- Information and media literacy needs to integrated across the curriculum and grade levels.
Our rapid transformation into a technology driven, information society has dramatically altered the k-16 teaching and learning landscape. And, as a result, the sustainability of our current economic foundation, strengthening our national security, even maintaining the very essence of our democratic way of life depends more and more on producing learners who not only know how to think, but know how to problem solve within a diversified information and communication technology universe.
- Global-oriented and multicultural education also needs to be integrated across the curriculum and grade levels.
From science and culture to sports and politics, ideas and capital are crossing borders and spanning the world. The globalization of business, the advances in technology, and the acceleration of migration increasingly require the ability to work on a global scale. As a result of this new connectivity, our high school graduates will need to be far more knowledgeable about world regions and global issues, and able to communicate across cultures and languages. Our students must emerge from schools college-ready and globally competent, prepared to compete, connect, and cooperate with their generation around the world (The Global Classroom).
- Students developing their own Personal Learning Networks (PLNs) should be viewed as a major instructional strategy.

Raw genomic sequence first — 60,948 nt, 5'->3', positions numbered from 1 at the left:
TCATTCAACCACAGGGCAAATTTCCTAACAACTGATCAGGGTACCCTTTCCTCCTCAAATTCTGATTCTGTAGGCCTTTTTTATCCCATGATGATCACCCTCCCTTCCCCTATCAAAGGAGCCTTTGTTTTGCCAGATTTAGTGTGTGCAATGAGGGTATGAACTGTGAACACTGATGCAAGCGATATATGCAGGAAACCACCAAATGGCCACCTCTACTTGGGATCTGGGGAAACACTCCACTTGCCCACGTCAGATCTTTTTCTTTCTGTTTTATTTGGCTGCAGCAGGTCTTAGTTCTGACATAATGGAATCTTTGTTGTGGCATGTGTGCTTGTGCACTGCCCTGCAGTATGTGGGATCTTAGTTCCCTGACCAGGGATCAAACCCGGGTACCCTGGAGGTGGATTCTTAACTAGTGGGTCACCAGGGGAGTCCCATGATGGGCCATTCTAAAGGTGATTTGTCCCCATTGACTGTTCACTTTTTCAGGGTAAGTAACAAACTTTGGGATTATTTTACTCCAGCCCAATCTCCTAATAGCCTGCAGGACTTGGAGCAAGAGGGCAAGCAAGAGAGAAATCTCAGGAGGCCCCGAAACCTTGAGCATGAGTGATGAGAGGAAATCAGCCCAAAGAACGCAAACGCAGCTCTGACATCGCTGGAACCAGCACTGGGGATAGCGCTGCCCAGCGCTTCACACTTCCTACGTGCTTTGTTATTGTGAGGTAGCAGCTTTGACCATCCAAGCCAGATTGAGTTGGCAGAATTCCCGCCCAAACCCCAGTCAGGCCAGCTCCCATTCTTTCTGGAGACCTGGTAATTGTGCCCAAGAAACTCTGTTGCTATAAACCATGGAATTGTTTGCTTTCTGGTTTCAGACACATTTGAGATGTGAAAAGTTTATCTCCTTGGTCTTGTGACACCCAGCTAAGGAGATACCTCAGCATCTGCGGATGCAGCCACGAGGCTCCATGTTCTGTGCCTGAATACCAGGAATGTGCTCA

A student personal learning network is, therefore, a rich and ever-growing series of connections with people, resources, and communities around the world…connections that allow us to grow in knowledge, skill, ability and perspective. What if we spent more time thinking about the networks that students are building as they go through their schooling years? What if we made the building of such a network a central part of the curriculum, inviting students to keep a log or journal of their growing network, and how this network is empowering them to learn, how it is expanding their knowledge and perspective? How are they building a meaningful network? Students can interview people around the world, tutor and be tutored, take part in formal and informal learning communities, take part in Twitter chats and Hangouts, learn from and engage in the blogosphere, experience the power of working on a meaningful project in a distributed/virtual team, participate in a massive open online course (or design and teach one), share resources through social bookmarking and other technologies, host and take part in webinars, and build new online and blended learning communities around topics of personal value, need, and interest. Over time, the students may not only build a personal learning network, but also venture into starting their own personal teaching networks, being agents of change and positive influence in the digital world and beyond (Helping Students Develop Personal Learning Networks).